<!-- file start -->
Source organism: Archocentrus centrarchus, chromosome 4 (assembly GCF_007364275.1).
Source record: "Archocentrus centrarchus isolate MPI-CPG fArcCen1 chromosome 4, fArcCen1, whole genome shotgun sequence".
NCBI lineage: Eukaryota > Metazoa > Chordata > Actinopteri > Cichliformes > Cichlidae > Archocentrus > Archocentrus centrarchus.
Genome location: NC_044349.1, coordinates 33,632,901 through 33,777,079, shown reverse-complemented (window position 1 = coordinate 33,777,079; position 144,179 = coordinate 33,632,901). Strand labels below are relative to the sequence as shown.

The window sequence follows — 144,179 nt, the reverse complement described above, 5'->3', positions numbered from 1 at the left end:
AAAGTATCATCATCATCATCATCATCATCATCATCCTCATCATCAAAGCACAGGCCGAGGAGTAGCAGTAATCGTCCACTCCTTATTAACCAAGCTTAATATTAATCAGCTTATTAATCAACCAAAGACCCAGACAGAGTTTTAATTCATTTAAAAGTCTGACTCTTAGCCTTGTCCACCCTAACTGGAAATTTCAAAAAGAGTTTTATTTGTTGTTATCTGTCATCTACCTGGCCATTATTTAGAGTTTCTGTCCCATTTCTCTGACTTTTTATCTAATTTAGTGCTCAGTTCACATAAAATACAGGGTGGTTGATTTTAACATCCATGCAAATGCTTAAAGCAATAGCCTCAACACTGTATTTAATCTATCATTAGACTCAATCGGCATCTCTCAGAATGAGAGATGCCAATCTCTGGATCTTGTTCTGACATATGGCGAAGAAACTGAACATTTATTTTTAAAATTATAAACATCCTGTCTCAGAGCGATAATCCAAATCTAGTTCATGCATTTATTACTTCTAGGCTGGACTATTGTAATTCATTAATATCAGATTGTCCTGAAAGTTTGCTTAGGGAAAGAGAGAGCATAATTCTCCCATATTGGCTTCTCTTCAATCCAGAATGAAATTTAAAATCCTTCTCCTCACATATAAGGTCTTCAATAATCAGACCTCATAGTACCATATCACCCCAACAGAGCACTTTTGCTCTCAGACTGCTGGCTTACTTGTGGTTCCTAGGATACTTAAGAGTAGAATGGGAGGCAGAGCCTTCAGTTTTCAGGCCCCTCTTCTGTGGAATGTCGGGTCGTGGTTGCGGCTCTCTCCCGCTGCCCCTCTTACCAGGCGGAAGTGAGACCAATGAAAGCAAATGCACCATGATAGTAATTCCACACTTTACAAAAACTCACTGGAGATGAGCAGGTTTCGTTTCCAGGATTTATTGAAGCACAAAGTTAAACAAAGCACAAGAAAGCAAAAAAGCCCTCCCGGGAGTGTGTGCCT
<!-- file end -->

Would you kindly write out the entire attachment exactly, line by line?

Source organism: Archocentrus centrarchus, chromosome 4 (assembly GCF_007364275.1).
Source record: "Archocentrus centrarchus isolate MPI-CPG fArcCen1 chromosome 4, fArcCen1, whole genome shotgun sequence".
NCBI lineage: Eukaryota > Metazoa > Chordata > Actinopteri > Cichliformes > Cichlidae > Archocentrus > Archocentrus centrarchus.
Genome location: NC_044349.1, coordinates 33,632,901 through 33,777,079, shown reverse-complemented (window position 1 = coordinate 33,777,079; position 144,179 = coordinate 33,632,901). Strand labels below are relative to the sequence as shown.

The window sequence follows — 144,179 nt, the reverse complement described above, 5'->3', positions numbered from 1 at the left end:
AAAGTATCATCATCATCATCATCATCATCATCATCCTCATCATCAAAGCACAGGCCGAGGAGTAGCAGTAATCGTCCACTCCTTATTAACCAAGCTTAATATTAATCAGCTTATTAATCAACCAAAGACCCAGACAGAGTTTTAATTCATTTAAAAGTCTGACTCTTAGCCTTGTCCACCCTAACTGGAAATTTCAAAAAGAGTTTTATTTGTTGTTATCTGTCATCTACCTGGCCATTATTTAGAGTTTCTGTCCCATTTCTCTGACTTTTTATCTAATTTAGTGCTCAGTTCACATAAAATACAGGGTGGTTGATTTTAACATCCATGCAAATGCTTAAAGCAATAGCCTCAACACTGTATTTAATCTATCATTAGACTCAATCGGCATCTCTCAGAATGAGAGATGCCAATCTCTGGATCTTGTTCTGACATATGGCGAAGAAACTGAACATTTATTTTTAAAATTATAAACATCCTGTCTCAGAGCGATAATCCAAATCTAGTTCATGCATTTATTACTTCTAGGCTGGACTATTGTAATTCATTAATATCAGATTGTCCTGAAAGTTTGCTTAGGGAAAGAGAGAGCATAATTCTCCCATATTGGCTTCTCTTCAATCCAGAATGAAATTTAAAATCCTTCTCCTCACATATAAGGTCTTCAATAATCAGACCTCATAGTACCATATCACCCCAACAGAGCACTTTTGCTCTCAGACTGCTGGCTTACTTGTGGTTCCTAGGATACTTAAGAGTAGAATGGGAGGCAGAGCCTTCAGTTTTCAGGCCCCTCTTCTGTGGAATGTCGGGTCGTGGTTGCGGCTCTCTCCCGCTGCCCCTCTTACCAGGCGGAAGTGAGACCAATGAAAGCAAATGCACCATGATAGTAATTCCACACTTTACAAAAACTCACTGGAGATGAGCAGGTTTCGTTTCCAGGATTTATTGAAGCACAAAGTTAAACAAAGCACAAGAAAGCAAAAAAGCCCTCCCGGGAGTGTGTGCCT